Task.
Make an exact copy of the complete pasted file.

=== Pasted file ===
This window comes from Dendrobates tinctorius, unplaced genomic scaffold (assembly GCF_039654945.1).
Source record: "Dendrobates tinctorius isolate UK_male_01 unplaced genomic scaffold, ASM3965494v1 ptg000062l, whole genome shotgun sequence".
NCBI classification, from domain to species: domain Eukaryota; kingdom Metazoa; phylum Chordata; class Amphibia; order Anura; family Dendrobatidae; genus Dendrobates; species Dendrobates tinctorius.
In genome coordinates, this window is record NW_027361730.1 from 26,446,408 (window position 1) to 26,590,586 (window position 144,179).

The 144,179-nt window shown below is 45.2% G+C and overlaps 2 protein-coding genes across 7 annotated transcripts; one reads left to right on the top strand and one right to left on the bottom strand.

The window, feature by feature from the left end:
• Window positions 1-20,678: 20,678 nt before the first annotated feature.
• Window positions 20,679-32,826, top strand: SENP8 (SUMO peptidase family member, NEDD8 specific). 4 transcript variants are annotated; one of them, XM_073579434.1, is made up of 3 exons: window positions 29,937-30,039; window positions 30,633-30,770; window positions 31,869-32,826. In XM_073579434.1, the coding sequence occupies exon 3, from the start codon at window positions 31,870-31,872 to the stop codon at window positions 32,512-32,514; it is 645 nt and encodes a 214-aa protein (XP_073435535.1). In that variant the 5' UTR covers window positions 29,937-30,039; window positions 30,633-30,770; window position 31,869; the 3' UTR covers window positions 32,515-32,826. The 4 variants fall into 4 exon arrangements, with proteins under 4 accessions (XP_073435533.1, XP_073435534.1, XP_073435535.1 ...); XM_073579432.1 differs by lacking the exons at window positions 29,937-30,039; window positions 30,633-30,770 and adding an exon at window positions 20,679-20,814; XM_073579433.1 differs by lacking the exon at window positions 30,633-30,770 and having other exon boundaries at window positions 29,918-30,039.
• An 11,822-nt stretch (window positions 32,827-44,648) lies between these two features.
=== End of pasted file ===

This window comes from Dendrobates tinctorius, unplaced genomic scaffold (assembly GCF_039654945.1).
Source record: "Dendrobates tinctorius isolate UK_male_01 unplaced genomic scaffold, ASM3965494v1 ptg000062l, whole genome shotgun sequence".
NCBI classification, from domain to species: domain Eukaryota; kingdom Metazoa; phylum Chordata; class Amphibia; order Anura; family Dendrobatidae; genus Dendrobates; species Dendrobates tinctorius.
In genome coordinates, this window is record NW_027361730.1 from 26,446,408 (window position 1) to 26,590,586 (window position 144,179).

The 144,179-nt window shown below is 45.2% G+C and overlaps 2 protein-coding genes across 7 annotated transcripts; one reads left to right on the top strand and one right to left on the bottom strand.

The window, feature by feature from the left end:
• Window positions 1-20,678: 20,678 nt before the first annotated feature.
• Window positions 20,679-32,826, top strand: SENP8 (SUMO peptidase family member, NEDD8 specific). 4 transcript variants are annotated; one of them, XM_073579434.1, is made up of 3 exons: window positions 29,937-30,039; window positions 30,633-30,770; window positions 31,869-32,826. In XM_073579434.1, the coding sequence occupies exon 3, from the start codon at window positions 31,870-31,872 to the stop codon at window positions 32,512-32,514; it is 645 nt and encodes a 214-aa protein (XP_073435535.1). In that variant the 5' UTR covers window positions 29,937-30,039; window positions 30,633-30,770; window position 31,869; the 3' UTR covers window positions 32,515-32,826. The 4 variants fall into 4 exon arrangements, with proteins under 4 accessions (XP_073435533.1, XP_073435534.1, XP_073435535.1 ...); XM_073579432.1 differs by lacking the exons at window positions 29,937-30,039; window positions 30,633-30,770 and adding an exon at window positions 20,679-20,814; XM_073579433.1 differs by lacking the exon at window positions 30,633-30,770 and having other exon boundaries at window positions 29,918-30,039.
• An 11,822-nt stretch (window positions 32,827-44,648) lies between these two features.